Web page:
EU Nationals

The Situation for Relatives of EU Nationals Post-Brexit

By Amer Zaman

on May 24, 2022

Read Time: 10 Minutes

Where do the family members of EU nationals stand after Brexit?

Our immigration solicitors can understand why so many European Union (EU) nationals may be worrying about the situation of their families in the UK, or about what challenges may face them if they wish to accompany their loved ones in the UK.

The term “Brexit” can sound extremely daunting if you don’t have any context behind what it means. Many people fear that the UK Government intends to rip up the families of EU nationals that have been settled in the UK for years. But that simply isn’t the case.

Brexit was ‘sold’ to the public as a means of allowing the UK to regain control of its borders and to allow immigration to be regulated more effectively. Whether you were or are in favour of or against the notion of the UK leaving the EU, Brexit – in and of itself – doesn’t mean that EU nationals are going to be forced out of the country.

If you are an EU national based in the UK, you may have already applied to the UK Government’s EU Settlement Scheme, in order to secure the necessary legal footing to allow you to stay in the UK. Indeed, for most people, the deadline to apply to this scheme was 30 June 2021.

However, if you have not yet applied to the scheme, you and your family may still be able to submit a late application, depending on certain criteria.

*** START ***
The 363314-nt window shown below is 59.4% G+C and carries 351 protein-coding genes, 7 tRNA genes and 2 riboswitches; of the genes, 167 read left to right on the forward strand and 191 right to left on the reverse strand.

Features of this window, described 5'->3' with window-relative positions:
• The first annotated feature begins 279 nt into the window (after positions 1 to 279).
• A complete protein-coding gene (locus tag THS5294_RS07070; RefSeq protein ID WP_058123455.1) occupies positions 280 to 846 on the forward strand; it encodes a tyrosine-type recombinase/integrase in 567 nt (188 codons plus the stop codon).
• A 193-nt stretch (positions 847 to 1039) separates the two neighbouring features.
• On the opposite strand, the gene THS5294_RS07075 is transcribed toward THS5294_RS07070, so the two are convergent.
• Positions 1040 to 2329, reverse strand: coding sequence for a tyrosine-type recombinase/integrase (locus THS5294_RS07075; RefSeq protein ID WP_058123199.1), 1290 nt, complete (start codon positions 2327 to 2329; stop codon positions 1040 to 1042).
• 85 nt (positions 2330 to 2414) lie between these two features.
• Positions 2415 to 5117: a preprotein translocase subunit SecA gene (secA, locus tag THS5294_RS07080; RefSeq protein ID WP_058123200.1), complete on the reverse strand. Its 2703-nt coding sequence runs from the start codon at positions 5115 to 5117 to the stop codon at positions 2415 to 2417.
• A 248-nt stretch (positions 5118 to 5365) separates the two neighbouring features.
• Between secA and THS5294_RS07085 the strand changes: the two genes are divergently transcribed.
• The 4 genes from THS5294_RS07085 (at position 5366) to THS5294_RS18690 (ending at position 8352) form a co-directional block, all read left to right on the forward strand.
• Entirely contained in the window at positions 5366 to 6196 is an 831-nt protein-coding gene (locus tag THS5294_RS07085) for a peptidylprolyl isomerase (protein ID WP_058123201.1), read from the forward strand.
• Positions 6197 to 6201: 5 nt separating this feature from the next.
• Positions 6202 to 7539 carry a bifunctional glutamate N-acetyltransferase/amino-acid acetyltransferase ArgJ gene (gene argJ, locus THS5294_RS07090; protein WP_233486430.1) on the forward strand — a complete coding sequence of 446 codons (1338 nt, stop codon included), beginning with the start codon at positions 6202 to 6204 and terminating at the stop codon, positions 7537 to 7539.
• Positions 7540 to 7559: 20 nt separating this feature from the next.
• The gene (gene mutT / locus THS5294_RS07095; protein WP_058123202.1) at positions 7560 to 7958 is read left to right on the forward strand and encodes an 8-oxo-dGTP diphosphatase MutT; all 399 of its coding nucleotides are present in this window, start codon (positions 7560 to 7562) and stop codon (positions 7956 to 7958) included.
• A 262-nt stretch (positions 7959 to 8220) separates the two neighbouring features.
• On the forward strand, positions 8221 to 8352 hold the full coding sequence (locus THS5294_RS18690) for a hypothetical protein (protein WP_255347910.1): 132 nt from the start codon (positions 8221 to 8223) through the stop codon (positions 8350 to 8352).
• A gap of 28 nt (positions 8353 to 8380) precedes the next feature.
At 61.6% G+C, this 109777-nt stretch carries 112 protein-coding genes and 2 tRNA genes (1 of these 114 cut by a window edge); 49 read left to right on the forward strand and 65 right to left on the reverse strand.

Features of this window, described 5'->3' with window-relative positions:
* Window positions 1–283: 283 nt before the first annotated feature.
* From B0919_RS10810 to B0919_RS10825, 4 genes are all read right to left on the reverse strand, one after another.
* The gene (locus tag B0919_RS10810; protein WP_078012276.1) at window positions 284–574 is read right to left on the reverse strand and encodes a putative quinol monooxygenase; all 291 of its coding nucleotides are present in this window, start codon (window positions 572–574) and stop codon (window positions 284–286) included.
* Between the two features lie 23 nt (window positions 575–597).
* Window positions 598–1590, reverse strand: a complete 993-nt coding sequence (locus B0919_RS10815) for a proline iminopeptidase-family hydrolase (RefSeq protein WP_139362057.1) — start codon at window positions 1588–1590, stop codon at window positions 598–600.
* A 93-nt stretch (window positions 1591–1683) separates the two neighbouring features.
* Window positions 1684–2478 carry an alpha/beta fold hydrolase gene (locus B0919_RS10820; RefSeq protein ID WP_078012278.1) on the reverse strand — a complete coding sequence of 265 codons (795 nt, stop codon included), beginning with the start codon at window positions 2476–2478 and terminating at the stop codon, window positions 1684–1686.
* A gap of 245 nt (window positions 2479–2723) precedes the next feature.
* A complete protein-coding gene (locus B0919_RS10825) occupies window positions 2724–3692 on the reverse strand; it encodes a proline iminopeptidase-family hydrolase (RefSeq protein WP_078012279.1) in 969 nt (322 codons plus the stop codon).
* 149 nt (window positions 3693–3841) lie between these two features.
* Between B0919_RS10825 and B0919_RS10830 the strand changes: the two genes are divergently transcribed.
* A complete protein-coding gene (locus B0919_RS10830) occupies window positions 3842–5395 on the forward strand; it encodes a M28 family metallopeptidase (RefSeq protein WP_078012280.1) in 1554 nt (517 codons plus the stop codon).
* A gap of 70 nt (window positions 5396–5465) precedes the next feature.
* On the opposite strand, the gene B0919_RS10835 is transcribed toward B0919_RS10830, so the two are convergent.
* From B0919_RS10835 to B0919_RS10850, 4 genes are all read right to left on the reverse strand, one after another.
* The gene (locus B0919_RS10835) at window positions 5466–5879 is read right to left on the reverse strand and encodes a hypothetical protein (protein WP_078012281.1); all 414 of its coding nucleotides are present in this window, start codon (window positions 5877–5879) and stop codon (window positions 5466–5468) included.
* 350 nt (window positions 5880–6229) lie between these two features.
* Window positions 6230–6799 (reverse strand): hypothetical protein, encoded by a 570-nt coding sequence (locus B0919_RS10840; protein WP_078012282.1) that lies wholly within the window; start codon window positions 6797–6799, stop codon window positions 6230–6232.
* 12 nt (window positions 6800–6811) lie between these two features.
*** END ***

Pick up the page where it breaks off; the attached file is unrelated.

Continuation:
Cranbrook Legal is here to support you and your family with your immigration application. You may wish to apply to live in the UK with your loved ones under the Family visa category, or you might be interested in making a late application to the EU Settlement Scheme.

Regardless, our specialists will make sure to listen to all of your requests and provide you the best advice possible. This way, you will be able to maximise your likelihood of getting the best possible outcome when you make your application. Find out more about how our immigration specialists can help by calling 0208 215 0053.

What do I need to know about Brexit?

Before we jump into how our legal team can help EU nationals, let’s start off with a brief account of what Brexit is all about. The more you know about Brexit, the more you will understand about how to make your future settlement application.

Ultimately, Brexit was the term used to define the UK’s exit from the EU. This meant that there was always likely to be major change with regard to such matters as settlement, work and trade.

In terms of immigration to the UK for foreign nationals, there have been a few changes made. These include:

  • A new points-based system has been introduced to allow for skilled workers and students to enter the UK. Other reasons for entering the UK, including family and marriage, require a visa if the stay will be for longer than six months.